If all this seems rather too forceful an allegory, it’s also, happily, a somewhat misleading set-up. If you’ll pardon the pun, Eran Riklis’ Lemon Tree (Etz Limon) grows on you. While Riklis seems to be cultivating a simplistic spin on David and Goliath, this film’s real roots lie elsewhere. In fact, it’s far less pointedly about the politics of the Israeli-Palestinian conflict than it is about the politics of gender and familial roles. Across that fence from Salma, residing in that shaded fortress is Mira (Rona Lipaz-Michael), Israel’s lovely wife. Though Mira sympathizes with Salma she never quite manages to do very much about the situation and the two women never quite manage to meet, yet, in some very basic ways that betray their obvious imbalance of power, they share more than either realizes.

Of course the story, written by Riklis and Suha Arraf, who collaborated previously on Riklis’ The Syrian Bride, is fundamentally about Salma, who finds no unconditional support from anyone save Ziad. Her few friends toss around a lot of blanket condemnations of the Israeli government, yet they neither condone her acceptance of compensation nor her fight to keep her land. When, following a scene of truly elegant and understated eroticism, we begin to sense a romance developing between Salma and her significantly younger lawyer, these same friends start coming round to warn her that her supposedly undignified behaviour won’t be tolerated.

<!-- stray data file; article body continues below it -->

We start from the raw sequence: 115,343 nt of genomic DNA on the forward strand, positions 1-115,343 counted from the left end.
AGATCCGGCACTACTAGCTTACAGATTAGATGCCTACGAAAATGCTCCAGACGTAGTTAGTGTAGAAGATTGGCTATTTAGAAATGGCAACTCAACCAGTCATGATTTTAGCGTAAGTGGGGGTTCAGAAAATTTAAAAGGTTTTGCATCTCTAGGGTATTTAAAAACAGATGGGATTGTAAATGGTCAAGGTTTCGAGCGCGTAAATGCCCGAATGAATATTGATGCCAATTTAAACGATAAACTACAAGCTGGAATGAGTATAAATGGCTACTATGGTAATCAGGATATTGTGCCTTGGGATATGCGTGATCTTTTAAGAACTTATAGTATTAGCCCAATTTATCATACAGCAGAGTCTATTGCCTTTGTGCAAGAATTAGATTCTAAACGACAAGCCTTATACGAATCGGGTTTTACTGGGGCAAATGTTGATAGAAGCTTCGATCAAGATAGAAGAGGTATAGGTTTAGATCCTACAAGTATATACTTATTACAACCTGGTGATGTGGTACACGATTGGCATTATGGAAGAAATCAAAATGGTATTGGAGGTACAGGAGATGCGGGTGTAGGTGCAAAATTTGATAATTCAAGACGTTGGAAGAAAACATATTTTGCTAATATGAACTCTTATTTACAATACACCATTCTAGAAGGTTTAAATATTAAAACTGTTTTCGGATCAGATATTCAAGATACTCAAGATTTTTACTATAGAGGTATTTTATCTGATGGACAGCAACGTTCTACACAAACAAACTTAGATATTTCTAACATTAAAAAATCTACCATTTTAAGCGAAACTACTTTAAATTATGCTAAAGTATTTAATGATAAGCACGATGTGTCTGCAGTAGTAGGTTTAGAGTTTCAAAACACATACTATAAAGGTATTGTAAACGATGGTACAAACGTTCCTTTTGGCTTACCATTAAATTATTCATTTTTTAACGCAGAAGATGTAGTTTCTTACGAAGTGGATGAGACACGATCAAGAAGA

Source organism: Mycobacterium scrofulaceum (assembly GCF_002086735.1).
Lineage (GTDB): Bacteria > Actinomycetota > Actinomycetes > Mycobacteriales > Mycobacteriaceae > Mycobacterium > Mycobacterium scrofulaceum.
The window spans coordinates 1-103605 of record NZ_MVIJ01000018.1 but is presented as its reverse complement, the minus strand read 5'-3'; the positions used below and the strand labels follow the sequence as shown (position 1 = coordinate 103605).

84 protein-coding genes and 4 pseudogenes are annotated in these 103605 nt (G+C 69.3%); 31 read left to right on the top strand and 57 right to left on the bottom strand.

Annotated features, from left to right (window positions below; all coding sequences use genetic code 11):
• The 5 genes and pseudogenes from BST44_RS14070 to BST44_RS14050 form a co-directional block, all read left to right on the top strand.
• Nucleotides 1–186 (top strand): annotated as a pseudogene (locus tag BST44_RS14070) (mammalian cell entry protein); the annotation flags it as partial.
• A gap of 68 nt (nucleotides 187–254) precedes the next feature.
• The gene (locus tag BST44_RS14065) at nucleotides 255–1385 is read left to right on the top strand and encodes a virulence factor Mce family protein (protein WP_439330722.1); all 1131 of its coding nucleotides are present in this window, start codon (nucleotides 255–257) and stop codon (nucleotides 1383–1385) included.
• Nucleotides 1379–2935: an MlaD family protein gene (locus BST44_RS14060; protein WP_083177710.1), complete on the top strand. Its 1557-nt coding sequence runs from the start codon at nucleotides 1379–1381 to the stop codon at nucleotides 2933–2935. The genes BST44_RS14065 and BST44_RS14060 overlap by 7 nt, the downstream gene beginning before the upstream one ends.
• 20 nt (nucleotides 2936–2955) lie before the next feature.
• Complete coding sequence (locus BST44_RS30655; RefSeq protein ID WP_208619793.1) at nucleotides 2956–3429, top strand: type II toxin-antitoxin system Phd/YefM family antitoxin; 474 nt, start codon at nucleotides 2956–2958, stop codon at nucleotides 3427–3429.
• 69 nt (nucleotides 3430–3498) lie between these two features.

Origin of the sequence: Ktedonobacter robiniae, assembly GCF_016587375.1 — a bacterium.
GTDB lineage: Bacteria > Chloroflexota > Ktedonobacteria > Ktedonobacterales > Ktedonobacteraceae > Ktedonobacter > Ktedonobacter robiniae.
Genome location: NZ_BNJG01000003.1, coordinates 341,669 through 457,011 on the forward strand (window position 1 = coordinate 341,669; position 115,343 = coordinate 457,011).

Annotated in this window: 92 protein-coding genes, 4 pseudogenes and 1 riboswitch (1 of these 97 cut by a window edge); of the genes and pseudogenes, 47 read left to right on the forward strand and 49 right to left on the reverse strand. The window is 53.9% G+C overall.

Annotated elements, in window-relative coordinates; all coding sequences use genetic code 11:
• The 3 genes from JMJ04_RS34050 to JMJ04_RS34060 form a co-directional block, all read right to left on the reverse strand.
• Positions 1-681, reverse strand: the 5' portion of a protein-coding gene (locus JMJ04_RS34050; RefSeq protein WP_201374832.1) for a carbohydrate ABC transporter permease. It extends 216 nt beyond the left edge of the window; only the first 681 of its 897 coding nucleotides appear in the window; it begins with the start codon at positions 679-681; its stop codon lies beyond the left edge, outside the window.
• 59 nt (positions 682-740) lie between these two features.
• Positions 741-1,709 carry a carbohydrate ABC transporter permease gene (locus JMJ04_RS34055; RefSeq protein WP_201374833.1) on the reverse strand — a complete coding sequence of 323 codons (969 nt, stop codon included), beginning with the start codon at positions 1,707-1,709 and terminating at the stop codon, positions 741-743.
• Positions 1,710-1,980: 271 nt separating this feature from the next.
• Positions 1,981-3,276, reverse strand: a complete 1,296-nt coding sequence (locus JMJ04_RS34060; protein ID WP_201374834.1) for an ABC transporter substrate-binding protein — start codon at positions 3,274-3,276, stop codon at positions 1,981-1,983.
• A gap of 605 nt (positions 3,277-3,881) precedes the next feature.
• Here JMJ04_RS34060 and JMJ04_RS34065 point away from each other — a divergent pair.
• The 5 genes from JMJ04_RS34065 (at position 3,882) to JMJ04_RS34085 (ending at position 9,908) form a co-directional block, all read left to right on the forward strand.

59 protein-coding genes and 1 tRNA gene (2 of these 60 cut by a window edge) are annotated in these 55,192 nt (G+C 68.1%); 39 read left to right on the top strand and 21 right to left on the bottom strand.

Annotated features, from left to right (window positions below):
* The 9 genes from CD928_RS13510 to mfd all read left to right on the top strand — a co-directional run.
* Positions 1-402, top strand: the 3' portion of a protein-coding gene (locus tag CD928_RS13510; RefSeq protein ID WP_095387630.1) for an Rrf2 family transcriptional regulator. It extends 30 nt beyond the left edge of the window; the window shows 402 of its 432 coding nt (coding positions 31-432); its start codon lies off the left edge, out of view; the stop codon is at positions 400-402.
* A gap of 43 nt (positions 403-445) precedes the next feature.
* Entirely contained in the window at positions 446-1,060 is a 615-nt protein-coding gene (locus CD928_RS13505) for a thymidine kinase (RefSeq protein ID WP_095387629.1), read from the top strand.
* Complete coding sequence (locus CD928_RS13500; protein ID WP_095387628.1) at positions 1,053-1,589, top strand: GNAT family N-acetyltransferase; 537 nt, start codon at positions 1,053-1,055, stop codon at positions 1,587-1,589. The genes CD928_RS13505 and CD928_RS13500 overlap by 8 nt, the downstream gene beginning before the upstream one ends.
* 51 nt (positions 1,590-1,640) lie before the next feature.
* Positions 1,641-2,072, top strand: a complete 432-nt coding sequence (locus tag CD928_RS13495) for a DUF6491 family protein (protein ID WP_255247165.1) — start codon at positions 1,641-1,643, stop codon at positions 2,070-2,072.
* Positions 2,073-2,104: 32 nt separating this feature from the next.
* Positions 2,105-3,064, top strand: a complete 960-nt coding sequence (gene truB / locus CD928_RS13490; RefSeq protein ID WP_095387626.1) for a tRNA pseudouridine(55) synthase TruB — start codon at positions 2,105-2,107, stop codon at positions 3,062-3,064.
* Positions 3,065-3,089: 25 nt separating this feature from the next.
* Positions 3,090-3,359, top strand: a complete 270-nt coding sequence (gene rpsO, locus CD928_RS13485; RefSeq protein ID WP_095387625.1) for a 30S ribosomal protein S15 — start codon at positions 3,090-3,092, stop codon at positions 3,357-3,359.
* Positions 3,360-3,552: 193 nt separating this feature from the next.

Abbass, so moving in The Visitor, embodies Salma with such graceful transitions that her face, so beautiful and imperious, can seem to shift from hard and stoic to smooth and amorous while barely moving a muscle. Every time she applies or removes her headscarf, she conveys her decision with some intricate variation. Salma’s instincts and abilities register as maternal. As we watch her go about her routines, she seems built to tend soil, to prepare food and scrub floors, to graciously fulfill all the expectations of the narrow-minded patriarchy. Yet when the first signs of longing colour her cheeks it’s as though some dormant blood rushes through her. The effect is quietly exhilarating. Lemon Tree is thoughtful and engaging enough, but Abbass’ performance is uncommonly rich in specificity and feeling, and elevates the film to a whole other level.